The Danish space engineers prepared everything just as if it was going to be a real flight to space, apart from the passenger, which actually was a crash-test dummy. The rocket HEAT 1-X was launched from a floating ramp called “Sputnik” on the Baltic Sea, carrying a single-person standing capsule known as Tycho Brache – named after the Danish astronomer.
The Liftoff was successful however didn’t live up to expectations, HEAT 1-X reached a maximum altitude of 2.8 km / 1.74 miles, which is far less than the Suborbitals team planned of around 15 km/9.32 miles. For comparison, the Kármán line - the border of outer space – lies at an altitude of 100 km /62 miles. As well the parachute was torn apart due to air drag and failed to fully open. This wasn’t the first attempt at launching HEAT 1-X. Copenhagen Suborbitals planned the test for last year, though it failed because of a malfunctioning hairdryer, which was used as a heater inside the rocket. This time the team had more luck, and despite the parachute’s failure, they celebrated the fact that the rocket actually flew.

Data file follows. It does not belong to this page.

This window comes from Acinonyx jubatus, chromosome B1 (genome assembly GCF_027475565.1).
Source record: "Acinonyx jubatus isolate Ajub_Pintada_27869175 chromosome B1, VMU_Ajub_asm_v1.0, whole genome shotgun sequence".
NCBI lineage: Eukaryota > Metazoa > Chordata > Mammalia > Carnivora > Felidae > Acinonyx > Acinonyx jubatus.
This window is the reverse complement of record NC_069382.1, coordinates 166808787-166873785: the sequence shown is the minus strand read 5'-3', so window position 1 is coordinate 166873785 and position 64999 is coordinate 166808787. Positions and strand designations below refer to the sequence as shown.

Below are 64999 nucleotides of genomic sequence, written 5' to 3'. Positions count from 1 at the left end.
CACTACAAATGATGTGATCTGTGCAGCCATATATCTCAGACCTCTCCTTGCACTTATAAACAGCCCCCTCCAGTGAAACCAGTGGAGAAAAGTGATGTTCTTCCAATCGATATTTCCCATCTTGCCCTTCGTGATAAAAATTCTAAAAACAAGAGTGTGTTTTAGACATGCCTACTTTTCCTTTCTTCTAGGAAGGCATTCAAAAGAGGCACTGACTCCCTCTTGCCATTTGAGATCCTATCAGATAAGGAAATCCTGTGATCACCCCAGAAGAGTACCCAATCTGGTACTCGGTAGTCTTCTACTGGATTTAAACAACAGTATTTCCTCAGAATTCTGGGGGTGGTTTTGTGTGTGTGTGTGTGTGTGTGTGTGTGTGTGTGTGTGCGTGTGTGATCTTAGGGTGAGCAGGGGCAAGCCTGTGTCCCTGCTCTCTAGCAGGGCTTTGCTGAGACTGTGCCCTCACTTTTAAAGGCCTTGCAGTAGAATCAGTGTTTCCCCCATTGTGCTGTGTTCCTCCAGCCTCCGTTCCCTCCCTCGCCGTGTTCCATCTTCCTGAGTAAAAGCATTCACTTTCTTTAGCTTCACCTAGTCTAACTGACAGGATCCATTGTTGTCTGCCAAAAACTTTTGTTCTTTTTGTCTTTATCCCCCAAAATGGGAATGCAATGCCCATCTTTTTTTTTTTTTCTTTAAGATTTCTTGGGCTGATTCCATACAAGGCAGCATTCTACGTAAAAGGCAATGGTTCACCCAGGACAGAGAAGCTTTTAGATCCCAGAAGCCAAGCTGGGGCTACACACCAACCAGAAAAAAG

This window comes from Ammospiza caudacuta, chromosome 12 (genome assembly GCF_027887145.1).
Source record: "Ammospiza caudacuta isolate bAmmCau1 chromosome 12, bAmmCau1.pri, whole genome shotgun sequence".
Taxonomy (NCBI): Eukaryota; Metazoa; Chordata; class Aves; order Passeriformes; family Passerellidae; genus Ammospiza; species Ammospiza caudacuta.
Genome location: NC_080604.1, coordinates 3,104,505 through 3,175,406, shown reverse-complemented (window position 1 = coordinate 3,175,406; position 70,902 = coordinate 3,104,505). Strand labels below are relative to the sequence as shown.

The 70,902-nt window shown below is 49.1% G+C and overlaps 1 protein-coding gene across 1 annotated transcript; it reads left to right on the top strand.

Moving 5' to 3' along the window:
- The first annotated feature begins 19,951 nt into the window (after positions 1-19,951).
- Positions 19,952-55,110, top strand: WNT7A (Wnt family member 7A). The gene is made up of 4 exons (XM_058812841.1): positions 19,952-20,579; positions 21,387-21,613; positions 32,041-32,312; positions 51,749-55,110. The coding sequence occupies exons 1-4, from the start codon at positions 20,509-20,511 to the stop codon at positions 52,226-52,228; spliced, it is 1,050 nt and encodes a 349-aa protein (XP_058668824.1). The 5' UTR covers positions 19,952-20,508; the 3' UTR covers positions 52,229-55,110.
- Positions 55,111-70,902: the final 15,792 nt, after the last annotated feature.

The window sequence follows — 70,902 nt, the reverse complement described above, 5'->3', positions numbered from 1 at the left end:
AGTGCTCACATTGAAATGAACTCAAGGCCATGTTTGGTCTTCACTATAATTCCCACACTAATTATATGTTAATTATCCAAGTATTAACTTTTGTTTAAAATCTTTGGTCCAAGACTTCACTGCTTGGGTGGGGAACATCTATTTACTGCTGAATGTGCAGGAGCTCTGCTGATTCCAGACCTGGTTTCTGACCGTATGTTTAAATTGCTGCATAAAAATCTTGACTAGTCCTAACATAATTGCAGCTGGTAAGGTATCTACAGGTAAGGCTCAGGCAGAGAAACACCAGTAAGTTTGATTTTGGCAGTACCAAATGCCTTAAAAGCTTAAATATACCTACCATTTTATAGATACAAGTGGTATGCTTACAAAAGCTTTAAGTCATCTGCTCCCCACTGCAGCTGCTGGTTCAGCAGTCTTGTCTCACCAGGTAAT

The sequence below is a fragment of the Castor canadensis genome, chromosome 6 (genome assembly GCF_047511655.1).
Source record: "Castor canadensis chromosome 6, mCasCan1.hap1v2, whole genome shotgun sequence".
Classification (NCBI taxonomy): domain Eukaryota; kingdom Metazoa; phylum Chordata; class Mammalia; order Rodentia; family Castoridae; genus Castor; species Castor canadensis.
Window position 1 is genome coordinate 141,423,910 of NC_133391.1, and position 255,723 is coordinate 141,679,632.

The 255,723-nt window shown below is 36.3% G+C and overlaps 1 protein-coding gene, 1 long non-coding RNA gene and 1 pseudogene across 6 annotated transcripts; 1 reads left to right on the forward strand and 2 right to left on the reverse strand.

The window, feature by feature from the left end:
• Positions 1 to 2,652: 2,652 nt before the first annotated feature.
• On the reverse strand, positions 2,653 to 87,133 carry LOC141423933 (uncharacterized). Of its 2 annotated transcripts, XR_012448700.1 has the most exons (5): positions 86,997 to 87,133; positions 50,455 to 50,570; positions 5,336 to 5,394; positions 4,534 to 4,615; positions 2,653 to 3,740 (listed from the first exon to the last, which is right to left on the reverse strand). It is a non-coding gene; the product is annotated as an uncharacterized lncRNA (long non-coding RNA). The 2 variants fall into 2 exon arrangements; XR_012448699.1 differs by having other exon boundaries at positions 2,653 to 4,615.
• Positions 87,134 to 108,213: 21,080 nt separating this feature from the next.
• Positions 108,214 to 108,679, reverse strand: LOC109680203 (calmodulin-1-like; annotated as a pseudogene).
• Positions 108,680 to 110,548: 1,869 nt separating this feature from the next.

Peter Madsen and Kristian von Bengtson are the brains behind the non-profit Copenhagen Suborbitals organization, having worked on the project since May 2008. Their aim is to lift people to altitudes as high as 120 km (74.56 miles). The person standing in the Tycho Brache capsule would actually not be a pilot or an astronaut, as the machine is controlled remotely from the Earth. “He’s not doing anything with the spacecraft; he’s not flying it in any way. He’s there as an observer,” Madsen explained in a New Scientist interview.
Taking into account that the rocket is just 65 cm/25.59 inches in diameter, it will require viking like courage to take this trip. Copenhagen Suborbitals launch vehicle is designed to boost the Spacecraft into a suborbital trajectory with apogee above 100 km. The mission of the propulsion group is to develop this launch vehicle.